I currently have two term life insurance policies. The premiums are expensive and rise yearly. Should I invest that money instead?

I am 65. Suffered a bankruptcy 3 years ago but I'm okay now. What is variable life insurance?

Asked by carolnorrishomes

2 Answers

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Answered by Steven Etimos, Insurance Agent in West Islip, NY
Variable life insurance is a form of permanent insurance protection which invests in a variety of investments in order to increase the growth and return of the cash value that is built up over time. The big issue with these types of policies is the fees associated with the side funds. My opinion is that when a person needs life insurance they should purchase either a Term life policy and invest the difference in savings from the cost of a whole life policy, or depending upon age purchase a Return of Premium term life policy which will return your premiums in full at the end of the term of the policy. Permanent insurance Whole life, or Universal is important as well and should be part of your financial program. If you have additional questions call me the number is on my profile. | 01.28.16 @ 18:26
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$commenter.renderDisplayableName() — {comment} | 12.04.16 @ 20:31
Hello Carol,

You have two term policies, and then you mention investments in the same question. It prompts me to ask this: is there a need for the death benefit provided by the life insurance? If there is, then maybe it is time to purchase new term life insurance that does not increase in cost, which is matched to the term of the need itself. Then reduce to one policy that handles all of the risk you are presently covering with two policies.

Consider: your life insurance objectives and your investment objectives are presently separate items, not connected items. When you purchased your term coverage you likely knew that there was no investment potential: term is just a premium for a death benefit with no cash accrual. So, your life insurance and your investment goals have never actually been connected, are not connected now, and the solution takes off from there.

Here it is: buy term (if you need a death benefit) for as long as you need it so that the implied problem in your question is taken care of ( that being the increasing cost, which stops when you buy a new level term plan). Now that that is done, consider what you might do with investing. You know that stocks are down, and that means there is a sale going on. Hmmm, could be the right time! Indexed Universal Life is doing well right now; all the gain and none of the loss (my IUL statement today tells me that the weighted average crediting rate is 9.69%). Liking that! Convert one of the term plans to IUL and off you go. Mutual funds? FBIOX looked good, but then, well, that went the way of stocks in the last few months. So far, my permanent life insurance is doing better than anything else I have, It is a fixed product so market volatility is not keeping me up at night, like it might with a variable insurance plan. Don't take that as a slam on variable products, just a nod to indexing and an upward gain in a down market.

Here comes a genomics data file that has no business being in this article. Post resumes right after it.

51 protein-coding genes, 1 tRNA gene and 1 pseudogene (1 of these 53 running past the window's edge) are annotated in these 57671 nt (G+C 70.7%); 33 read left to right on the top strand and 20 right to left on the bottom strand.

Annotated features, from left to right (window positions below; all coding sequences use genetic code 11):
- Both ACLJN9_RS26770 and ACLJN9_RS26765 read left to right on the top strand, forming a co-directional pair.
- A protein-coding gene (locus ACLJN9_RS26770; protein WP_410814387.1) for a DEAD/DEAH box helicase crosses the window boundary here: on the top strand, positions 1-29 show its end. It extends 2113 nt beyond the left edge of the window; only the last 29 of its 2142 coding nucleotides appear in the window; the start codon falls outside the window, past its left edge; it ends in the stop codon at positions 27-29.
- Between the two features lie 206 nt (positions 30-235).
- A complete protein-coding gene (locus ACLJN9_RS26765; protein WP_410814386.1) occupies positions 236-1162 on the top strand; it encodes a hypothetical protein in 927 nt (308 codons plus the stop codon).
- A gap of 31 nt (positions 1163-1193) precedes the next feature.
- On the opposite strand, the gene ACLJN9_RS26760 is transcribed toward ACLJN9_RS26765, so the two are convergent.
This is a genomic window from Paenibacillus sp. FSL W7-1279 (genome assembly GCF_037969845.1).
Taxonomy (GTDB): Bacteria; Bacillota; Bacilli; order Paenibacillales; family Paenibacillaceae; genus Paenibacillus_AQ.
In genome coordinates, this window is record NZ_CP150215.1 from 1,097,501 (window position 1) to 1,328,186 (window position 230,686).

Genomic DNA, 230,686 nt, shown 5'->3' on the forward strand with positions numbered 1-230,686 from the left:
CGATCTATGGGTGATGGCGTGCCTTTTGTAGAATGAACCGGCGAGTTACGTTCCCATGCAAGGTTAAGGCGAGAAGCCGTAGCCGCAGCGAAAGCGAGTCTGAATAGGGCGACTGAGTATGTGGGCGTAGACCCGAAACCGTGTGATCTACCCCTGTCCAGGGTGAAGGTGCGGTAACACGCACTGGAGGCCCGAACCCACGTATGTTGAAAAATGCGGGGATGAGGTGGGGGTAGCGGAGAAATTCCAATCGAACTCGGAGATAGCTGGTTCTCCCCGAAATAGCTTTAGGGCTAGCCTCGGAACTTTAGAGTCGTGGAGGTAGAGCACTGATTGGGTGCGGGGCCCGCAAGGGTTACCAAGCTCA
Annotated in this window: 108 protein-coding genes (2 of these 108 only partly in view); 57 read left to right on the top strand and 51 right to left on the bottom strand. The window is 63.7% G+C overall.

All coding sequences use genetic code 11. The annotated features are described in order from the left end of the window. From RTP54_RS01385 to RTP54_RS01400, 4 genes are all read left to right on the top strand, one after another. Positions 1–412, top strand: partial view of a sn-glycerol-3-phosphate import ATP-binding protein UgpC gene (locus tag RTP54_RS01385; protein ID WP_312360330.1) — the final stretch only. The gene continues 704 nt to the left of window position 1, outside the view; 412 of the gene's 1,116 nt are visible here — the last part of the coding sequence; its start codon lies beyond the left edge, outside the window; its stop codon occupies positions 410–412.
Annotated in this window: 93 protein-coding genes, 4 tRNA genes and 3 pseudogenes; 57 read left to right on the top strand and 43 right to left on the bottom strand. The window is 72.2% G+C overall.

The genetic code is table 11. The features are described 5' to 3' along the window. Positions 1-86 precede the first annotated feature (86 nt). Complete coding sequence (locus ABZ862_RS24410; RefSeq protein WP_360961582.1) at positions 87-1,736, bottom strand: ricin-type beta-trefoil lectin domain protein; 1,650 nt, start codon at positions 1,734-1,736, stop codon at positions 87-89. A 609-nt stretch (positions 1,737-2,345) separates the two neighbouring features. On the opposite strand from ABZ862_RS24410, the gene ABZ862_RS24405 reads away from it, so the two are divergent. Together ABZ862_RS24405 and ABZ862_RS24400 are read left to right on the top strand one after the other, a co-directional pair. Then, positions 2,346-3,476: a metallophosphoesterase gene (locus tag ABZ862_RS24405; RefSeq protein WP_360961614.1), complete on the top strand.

The moral of the story is this: a need for life insurance is often not offset by anything else - except for cash in the amount of what the life insurance death benefit might be. Yes, your life insurance can operate as an investment, but if you want to pay a smaller premium for just a death benefit, go with term - and then invest what you want where it will work for you. Hope that helps!

Kirby Thomas
Term.com
LifeInsuranceToday.US
NoExamLife.US | 01.29.16 @ 02:47
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$commenter.renderDisplayableName() — {comment} | 12.04.16 @ 20:31
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